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Ginger Cats 101: All You Need To Know About Our Ginger Friends

Ginger Cats 101: All You Need To Know About Our Ginger Friends - KittyNook

Though technically not a cat breed, ginger cats are known for their distinct pigmentation, which can be seen in varying degrees of orange, red, and even gold. With their tiger-like appearance and fun personalities, these marmalade-colored cats are one of the most famous cats!

They even have their holiday! The Ginger Cat Appreciation Day falls yearly on the first of September. And in the spirit of this celebration, let us talk about them today.

What Makes Ginger Cats So Special?

Because the ginger cat breed does not really exist, it's hard to make generalizations regarding their personalities. That said, all orange cats do share one crucial characteristic: (aside from their pigmentation because of their ginger gene, obviously) they are all tabby cats.

Professionals attribute "tabby" to a specific coat pattern that comprises stripes, swirls, and spots of color. This pattern prevails in both wild and domestic felines.

All domestic cats bear the tabby gene, though they might not always show an obvious tabby pattern. No two ginger cats are the same, but they have specific attributes because they all lug the tabby gene. For instance, all tabbies have a distinctive M-shaped marking on their foreheads. The orange genes and other genes determine the rest of their patterning.

Ginger Cat Appearance

The most outstanding example of a wild ginger cat is the royal tiger himself. Tigers are the classic example of the tabby pattern at work, though there are many other variations.

The tabby pattern prevails among big cats, especially amongst the closest hereditary forefathers of the domestic cat—African, European, and Asiatic wildcats. Thus, tabby marking can be seen in a variety of residential feline breeds like Persian, Maine Coon, and American Bobtail, to name a few.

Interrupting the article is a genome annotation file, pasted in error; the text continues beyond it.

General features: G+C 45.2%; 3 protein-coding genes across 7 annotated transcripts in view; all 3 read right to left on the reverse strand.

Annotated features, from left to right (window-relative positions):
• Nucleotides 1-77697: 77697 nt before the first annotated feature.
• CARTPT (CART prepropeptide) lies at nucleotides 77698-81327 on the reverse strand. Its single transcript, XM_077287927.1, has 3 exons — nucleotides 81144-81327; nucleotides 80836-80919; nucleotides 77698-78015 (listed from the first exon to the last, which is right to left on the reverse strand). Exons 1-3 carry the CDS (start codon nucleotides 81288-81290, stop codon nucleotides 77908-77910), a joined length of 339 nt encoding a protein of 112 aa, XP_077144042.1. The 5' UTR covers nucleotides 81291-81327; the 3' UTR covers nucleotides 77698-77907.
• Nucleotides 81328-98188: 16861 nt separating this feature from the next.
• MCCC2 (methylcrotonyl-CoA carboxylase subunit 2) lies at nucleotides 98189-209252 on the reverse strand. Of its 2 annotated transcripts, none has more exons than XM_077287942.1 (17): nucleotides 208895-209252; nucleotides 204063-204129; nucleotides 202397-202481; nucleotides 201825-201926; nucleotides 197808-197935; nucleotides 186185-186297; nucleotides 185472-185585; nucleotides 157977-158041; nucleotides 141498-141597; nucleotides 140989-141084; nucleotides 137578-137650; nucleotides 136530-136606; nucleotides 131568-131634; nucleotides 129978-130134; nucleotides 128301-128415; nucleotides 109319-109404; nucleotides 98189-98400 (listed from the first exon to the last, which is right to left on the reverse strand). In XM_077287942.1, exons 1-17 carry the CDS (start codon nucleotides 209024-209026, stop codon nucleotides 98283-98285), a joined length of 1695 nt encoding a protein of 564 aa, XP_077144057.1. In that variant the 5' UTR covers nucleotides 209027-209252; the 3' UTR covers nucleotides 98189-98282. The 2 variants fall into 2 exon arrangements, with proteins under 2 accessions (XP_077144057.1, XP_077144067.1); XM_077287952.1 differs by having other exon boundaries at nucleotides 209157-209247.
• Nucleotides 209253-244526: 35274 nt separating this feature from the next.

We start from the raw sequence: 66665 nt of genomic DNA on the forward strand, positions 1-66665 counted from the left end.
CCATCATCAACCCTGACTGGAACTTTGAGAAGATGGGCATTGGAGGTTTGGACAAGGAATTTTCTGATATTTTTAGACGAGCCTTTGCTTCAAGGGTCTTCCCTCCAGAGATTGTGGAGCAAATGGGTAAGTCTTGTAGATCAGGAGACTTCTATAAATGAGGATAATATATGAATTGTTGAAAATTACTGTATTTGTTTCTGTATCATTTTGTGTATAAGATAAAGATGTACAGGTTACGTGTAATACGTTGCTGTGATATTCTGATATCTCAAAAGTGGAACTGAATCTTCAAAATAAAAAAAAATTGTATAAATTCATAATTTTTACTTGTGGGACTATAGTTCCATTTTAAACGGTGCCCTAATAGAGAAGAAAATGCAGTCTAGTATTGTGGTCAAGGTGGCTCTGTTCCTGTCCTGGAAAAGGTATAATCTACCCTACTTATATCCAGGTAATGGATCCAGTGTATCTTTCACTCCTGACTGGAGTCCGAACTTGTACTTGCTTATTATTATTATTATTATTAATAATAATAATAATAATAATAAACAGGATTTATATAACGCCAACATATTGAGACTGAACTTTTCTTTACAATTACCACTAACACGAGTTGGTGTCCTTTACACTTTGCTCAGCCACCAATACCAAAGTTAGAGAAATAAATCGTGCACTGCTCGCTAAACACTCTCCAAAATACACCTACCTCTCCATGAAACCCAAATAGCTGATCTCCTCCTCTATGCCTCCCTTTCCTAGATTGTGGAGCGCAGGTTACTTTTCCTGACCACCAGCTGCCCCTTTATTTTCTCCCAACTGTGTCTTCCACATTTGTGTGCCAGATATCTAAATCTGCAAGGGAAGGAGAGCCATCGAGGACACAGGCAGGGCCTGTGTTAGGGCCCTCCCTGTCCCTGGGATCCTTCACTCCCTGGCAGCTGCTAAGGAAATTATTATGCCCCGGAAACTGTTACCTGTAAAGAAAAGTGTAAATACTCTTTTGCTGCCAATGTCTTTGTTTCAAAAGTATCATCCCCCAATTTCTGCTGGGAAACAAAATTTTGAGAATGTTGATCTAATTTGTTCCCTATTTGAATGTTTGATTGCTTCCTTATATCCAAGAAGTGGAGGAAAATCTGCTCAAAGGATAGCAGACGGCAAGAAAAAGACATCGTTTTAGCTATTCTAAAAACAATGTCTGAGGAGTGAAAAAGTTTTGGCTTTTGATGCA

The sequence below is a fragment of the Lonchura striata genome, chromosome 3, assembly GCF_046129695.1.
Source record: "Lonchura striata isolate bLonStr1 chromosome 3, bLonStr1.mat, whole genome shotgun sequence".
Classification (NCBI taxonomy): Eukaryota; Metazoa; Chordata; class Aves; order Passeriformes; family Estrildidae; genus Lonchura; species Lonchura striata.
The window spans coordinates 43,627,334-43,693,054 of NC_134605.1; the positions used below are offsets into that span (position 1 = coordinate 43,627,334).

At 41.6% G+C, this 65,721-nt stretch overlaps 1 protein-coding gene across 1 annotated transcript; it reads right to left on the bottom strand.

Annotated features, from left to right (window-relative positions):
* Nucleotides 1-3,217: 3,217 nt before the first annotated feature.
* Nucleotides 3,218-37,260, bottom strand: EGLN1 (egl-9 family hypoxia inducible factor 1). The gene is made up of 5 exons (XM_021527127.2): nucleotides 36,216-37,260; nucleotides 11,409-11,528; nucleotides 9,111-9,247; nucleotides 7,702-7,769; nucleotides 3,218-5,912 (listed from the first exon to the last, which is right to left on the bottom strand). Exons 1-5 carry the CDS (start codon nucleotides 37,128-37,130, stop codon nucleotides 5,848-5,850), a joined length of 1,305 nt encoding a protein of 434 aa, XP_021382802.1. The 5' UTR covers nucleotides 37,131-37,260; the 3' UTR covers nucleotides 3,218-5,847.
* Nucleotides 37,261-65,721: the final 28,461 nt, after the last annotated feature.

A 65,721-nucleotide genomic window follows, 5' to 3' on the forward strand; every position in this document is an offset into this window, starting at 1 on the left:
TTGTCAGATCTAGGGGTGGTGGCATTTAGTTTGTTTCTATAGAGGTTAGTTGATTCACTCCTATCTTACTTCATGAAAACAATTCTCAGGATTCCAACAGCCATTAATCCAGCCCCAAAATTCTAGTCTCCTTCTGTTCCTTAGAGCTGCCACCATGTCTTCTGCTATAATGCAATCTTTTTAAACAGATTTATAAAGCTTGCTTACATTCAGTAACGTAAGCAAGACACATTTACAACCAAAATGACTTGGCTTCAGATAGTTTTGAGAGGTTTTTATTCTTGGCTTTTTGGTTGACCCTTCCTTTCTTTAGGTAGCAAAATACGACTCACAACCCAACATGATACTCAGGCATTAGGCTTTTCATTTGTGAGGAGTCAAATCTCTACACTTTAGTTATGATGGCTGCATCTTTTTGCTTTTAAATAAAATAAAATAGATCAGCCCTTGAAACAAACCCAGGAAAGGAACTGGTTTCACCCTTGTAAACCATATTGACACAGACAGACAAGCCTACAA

There are five variations of the tabby pattern you might see in these cats:

  • Classic Tabby Pattern
  • Mackerel Tabbies Pattern
  • Spotted Pattern
  • Ticked Pattern
  • Patched Pattern

We have explained these patterns in a previous blog, so I will not elaborate this here.


Ginger cats (or marmalade cats) get their orange color from a specific pigment called pheomelanin. This is similar to the pigment that is responsible for red hair in humans.

Female cats have two X chromosomes; males, on the other hand, have one X and one Y chromosome. The X chromosome carries the gene for ginger pigmentation.

When it involves fur color, cats acquire a combination of genes from their moms and dads. Surprisingly, the different colors you see in cats originate from only two branches: black and red (what we call orange).

Kittens acquire two copies of each gene from their moms and dads, either dominant or recessive. The red genetics "O" is dominant, which means a ginger kitten only needs to inherit one copy of this particular gene to display ginger coloration to some extent.

Whether a kitten shows complete or partial ginger coloration depends on the number of duplicates of the "O" genetics the kitten inherits. Male kittens need to inherit the dominant "O" genetics from their mother to be entirely orange, while ginger female kitties need to acquire it from both mom and dad.